BuzzLists: 4 Useless Things You Learned or Did in School

By | April 8th, 2015 | Buzz Blog, BuzzLists, Web Exclusive

Our elementary and middle school days were likely (hopefully) not our best. Here are a few reasons why.

1. Writing Limericks:
Don’t remember what a limerick is? It’s a five-line poem with the rhyme scheme AABBA that’s supposed to be dirty or funny. If that still means nothing to you, here’s an example:

There was a young man from Savannah
Who died in a curious manner:
He whittled a hole
In a telephone pole
And electrified his banana.

There’s a good chance your fourth grade teacher made you write limericks as part of a sad poetry unit, along with the acrostics, cinquains and diamantes. Don’t remember those, either? You’re probably better off. While a good limerick can show some humor, an elementary school classroom might not be the best place to look for it. Most 10-year-olds aren’t that funny. Take my own childhood limerick as an example:

There once was a moose named James,
Who always called others bad names;
But one day he’ll fall,
To Boris the Macaw,
And burst into fiery flames.

Yep. That’s the early work of an English and Writing double major who writes too many pointless ten-pagers. Are limericks worth teaching? Here’s the point that I’m reaching: Nope, they’re actually useless.

DARE, the acronym for Drug Abuse Resistance Education, was the unit of your health class you wanted to forget—and did. DARE. was the only class I ever actually fell asleep in. All I remember from DARE is a few slang words for heroin, wearing drunk goggles and the nonstop mouth twitching of the police officer that taught my class. I’m not really sure how we should learn about the dangers of drugs and alcohol, but it sure as shit isn’t from DARE In fact, most of what I know about drugs and alcohol comes from my or a friend’s experiences under the influence. No one took DARE seriously; on 4/20 the only kids wearing the anti-4/20 pins that they received in health class were stoners. That’s how you know. How is such a well-intentioned program so counterproductive? Maybe it’s the awful DARE theme song, which you should look up on YouTube immediately if you haven’t heard it before. Right now.

3. The President’s Challenge Physical Fitness Test
This was not only a waste of time, but mortifying. Before the test even started, the entire class knew who would suck and who wouldn’t. Blocked this one from your memory? The test consists of five activities: curl-ups, shuttle run, sit and reach, one-mile run and pull-ups. Every student in class is tested in each activity twice, and then ranked in a certain percentile based on national standards. (That’s right, kids; gym can’t be fun in America anymore, either.) After the test is completed, the teacher distributes congratulatory “Presidential” patches to a few cocky assholes in the 85th percentile, and “National” patches to a few more cocky assholes in the 50th percentile. The teacher gives certificates too, but every kid knows all that actually matters are the patches. Why is the test pointless, you ask? Isn’t physical activity important? Of course it is. But should we be pitted against each other in a class-wide competition when we’ll not only know who the winners will be from the start, but we’ll also be fooled into thinking it’s a talent to be better than 50 percent of the nation’s kids at touching our toes? I think not. Play dodgeball instead.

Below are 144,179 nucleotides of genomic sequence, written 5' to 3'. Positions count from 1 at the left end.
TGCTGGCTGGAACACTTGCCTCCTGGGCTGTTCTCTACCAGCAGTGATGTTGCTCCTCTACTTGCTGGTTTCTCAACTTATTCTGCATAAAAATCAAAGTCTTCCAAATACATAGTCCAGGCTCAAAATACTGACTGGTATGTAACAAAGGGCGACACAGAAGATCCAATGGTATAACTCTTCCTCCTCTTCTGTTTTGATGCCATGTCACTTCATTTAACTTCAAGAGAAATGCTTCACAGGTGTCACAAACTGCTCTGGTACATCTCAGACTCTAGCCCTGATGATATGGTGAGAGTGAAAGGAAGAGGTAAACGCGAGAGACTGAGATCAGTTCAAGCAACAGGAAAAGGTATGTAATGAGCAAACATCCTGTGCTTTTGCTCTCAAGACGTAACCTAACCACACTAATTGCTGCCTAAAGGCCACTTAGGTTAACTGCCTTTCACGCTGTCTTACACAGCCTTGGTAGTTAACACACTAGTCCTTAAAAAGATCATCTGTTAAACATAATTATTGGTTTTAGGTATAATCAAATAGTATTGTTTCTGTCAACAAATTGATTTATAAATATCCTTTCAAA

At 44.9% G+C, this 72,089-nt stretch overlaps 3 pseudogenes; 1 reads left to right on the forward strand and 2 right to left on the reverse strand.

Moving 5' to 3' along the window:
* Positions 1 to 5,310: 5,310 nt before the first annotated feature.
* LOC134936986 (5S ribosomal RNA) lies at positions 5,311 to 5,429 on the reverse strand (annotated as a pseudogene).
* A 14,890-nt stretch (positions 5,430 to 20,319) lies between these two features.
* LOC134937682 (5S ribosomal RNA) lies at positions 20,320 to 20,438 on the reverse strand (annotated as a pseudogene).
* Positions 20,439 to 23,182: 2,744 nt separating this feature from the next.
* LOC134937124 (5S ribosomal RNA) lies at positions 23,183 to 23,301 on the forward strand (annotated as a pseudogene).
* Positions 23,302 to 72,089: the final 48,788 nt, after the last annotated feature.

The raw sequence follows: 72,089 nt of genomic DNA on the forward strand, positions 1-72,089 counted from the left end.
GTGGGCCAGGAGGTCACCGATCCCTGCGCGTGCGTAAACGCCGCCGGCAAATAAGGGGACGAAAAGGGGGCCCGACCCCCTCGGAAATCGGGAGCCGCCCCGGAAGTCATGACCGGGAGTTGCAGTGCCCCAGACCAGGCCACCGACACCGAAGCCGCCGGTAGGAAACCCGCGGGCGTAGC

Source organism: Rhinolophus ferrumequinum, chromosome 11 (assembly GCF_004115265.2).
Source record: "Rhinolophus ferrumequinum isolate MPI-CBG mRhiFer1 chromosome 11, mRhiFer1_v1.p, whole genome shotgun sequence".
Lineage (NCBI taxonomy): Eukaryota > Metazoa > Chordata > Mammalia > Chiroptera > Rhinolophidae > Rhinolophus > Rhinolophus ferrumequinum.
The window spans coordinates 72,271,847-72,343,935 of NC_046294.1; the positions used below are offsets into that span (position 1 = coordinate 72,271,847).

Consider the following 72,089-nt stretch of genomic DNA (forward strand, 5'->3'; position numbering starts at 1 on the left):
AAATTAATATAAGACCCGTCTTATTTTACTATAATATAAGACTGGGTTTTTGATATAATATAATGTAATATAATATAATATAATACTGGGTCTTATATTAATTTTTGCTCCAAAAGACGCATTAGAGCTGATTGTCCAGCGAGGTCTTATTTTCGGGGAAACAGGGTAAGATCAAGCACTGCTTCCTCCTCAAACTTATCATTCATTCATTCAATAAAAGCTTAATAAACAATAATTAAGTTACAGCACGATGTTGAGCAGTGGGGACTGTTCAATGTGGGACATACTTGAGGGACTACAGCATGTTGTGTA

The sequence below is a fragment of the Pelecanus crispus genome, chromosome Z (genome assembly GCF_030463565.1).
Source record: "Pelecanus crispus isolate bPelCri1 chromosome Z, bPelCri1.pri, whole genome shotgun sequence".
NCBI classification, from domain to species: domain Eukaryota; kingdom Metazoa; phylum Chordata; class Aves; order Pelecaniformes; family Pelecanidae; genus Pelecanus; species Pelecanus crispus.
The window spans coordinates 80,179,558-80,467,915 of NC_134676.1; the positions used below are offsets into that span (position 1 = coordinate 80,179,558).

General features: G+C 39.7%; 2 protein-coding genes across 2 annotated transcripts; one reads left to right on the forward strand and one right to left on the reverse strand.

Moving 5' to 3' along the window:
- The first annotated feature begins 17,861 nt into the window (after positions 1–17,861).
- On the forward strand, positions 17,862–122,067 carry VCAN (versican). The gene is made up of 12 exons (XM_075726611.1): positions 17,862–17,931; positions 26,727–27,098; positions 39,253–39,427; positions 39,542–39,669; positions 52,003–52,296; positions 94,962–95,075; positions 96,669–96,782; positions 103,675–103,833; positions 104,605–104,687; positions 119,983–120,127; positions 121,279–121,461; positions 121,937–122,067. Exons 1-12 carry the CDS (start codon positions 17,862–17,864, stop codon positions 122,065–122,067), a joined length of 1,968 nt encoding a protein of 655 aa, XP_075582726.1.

4. Different Types of Clouds
I’m going to assume there are some professions that require knowing every type of cloud that exists. I’m also going to assume that most people don’t have this profession. I can still to this day distinguish stratus and cirrus clouds, but this ability will actually never benefit my life. If schools insist on teaching us cloud types, teachers might as well try taking their classes out when the weather is tolerable. I have traumatic memories of forgetting my jacket when my seventh grade science class went out to look at the sky and shaking as I attempted to hear my teacher’s voice over the wind. The entire sky was monotonously overcast. How the hell were we supposed to distinguish a cloud’s shape when the whole sky was the same shade of gray? I remember my science teacher telling us we could predict the weather from looking at the clouds; for instance, she would say, a cumulonimbus cloud is often a sign of rain. You know how I see if it’s raining? I look out my fucking window to see if the sun is out. And no one had to teach me that one, either.

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